Friday, October 5, 2012


When hope would otherwise become hopelessness, it becomes faith. - Robert Brault

The world in a raindrop by Saint Groovus Maximus

Her land suffered from long time persistent drought.
Plants and trees in this land were withered,
Her well was dried up for a long time.

Residents, animals, creatures were parched with thirst.
Looking up to sky, hoping for a little drop of water,
They wished Will it be today? Will it be tomorrow?

They heard Friedrich Nietzsche's echo -
In reality, hope is the worst evils, because it prolongs mans' torments.

All living things in this land refused to listen to that voice.
Their stubborn resistance kept her living.
It was torture. It was heart breaking.
Her lips were cracked and bled.
Would it be today? Will we have any drop of water?

Drip, drop, split, splat,
A droplet of sweet and clear liquid.
Gently, softly wet the barren desert.

Thursday, October 4, 2012


Life swifts from one side to the other, just like putting in a weight scale.
The invisible weight adds on one by one.
The heaviness in our lives pulls us down, down, down.

Trying to defy the gravity,
but this invisible effort doesn't seem to work.
Sad reality, but it is what it is. 

What happened to the balancing point?
Will I ever find it?

Trying to find equilibrium in my life, 
I go to yoga, inhale, exhale, breathe deeply.
I drink wine at dinner, trying to take the burden off from my shoulder.
I read books in search of finding the answer.

Will I ever meet my equilibrium?

Tuesday, October 2, 2012


Last Wednesday, my daughter and I were on our way home after her school. While I was getting irritated by Chicago traffic, my daughter was happy to eat peanut butter jelly sandwich in the back seat. Once she finished eating, she talked about a boy named, Ramon. I listened to her story.

"Ramon loves to draw. He draws anytime, anywhere," said my daughter. At this point I thought Ramon was one of her classmate. Although I couldn't recall any boy whose name was Ramon.

"One day he was drawing a vase," she continued her story, "but his older brother made fun of his drawing because it didn't look exactly same." Her tone of voice was getting intense. "He was mad and he gave up drawing, then later his little sister told him it was vase-ish drawing. She said it was her favorite."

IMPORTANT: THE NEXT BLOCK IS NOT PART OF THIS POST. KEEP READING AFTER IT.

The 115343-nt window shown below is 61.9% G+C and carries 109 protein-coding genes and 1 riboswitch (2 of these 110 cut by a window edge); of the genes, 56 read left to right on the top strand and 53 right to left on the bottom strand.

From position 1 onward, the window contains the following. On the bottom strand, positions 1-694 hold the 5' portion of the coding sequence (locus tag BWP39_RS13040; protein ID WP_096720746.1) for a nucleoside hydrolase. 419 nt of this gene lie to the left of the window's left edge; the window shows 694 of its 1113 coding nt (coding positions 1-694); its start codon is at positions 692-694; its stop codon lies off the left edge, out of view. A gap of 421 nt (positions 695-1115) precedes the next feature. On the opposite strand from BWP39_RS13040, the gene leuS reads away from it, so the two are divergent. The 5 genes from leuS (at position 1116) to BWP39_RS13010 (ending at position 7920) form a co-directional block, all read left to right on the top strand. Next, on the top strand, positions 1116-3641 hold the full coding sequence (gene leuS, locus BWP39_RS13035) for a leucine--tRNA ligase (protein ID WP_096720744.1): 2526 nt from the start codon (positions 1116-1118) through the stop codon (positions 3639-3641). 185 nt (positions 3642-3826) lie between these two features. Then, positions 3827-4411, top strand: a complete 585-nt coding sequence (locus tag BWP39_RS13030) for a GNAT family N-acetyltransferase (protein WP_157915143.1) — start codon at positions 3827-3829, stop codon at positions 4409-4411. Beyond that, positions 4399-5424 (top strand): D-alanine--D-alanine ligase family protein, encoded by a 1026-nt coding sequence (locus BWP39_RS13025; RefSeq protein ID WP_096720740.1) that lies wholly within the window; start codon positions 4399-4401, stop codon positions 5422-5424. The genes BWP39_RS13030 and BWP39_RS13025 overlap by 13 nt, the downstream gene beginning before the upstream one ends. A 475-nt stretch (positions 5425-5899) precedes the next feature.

"Is it something Ms. Brown read in the classroom?" I asked.
"Yes. The title is ish," said my daughter. 

I knew something sparkle had occurred in her mind. Knowing my 5-year-old daughter well, I had to check it out to make myself understood as well. This is ish by Peter H. Reynolds.

What's the story? 
Drawing is what Ramon does. It's what makes him happy. But in one split second, all that changes. A single reckless remark by Ramon's older brother, Leon, turns Ramon's carefree sketches into joyless struggles. Luckily for Ramon, though, his little sister, Marisol, sees the world differently. She opens his eyes to something a lot more valuable than getting things just "right." Combining the spareness of fable with the potency of parable, Peter Reynolds shines a bright beam of light on the need to kindle and tend our creative flames with care.(less)                                                                                   - An excerpt from Goodreads    

Once again I experienced the sheer power of children's book. I found myself very lucky to get to know this beautifully illustrated book, combined with depth of messages. On the corner of my head, I hoped to be read it when I was little. One more thing, its message wasn't for only children. As a parent, as a writer, as a wife, I'm living in 24/7 stress-generated life. I am easily discouraged by negative remark or result. I am trying real hard to make everything "right", but often I ask to myself "what is really right?" 

After a few research about Peter H. Reynolds, I think I'm deeply inspired by his work and his career. Thanks Peter for doing what you are passionate about. 

Copyright to SunHee Yoon
My daughter's "ish" drawing. This makes me happy. :)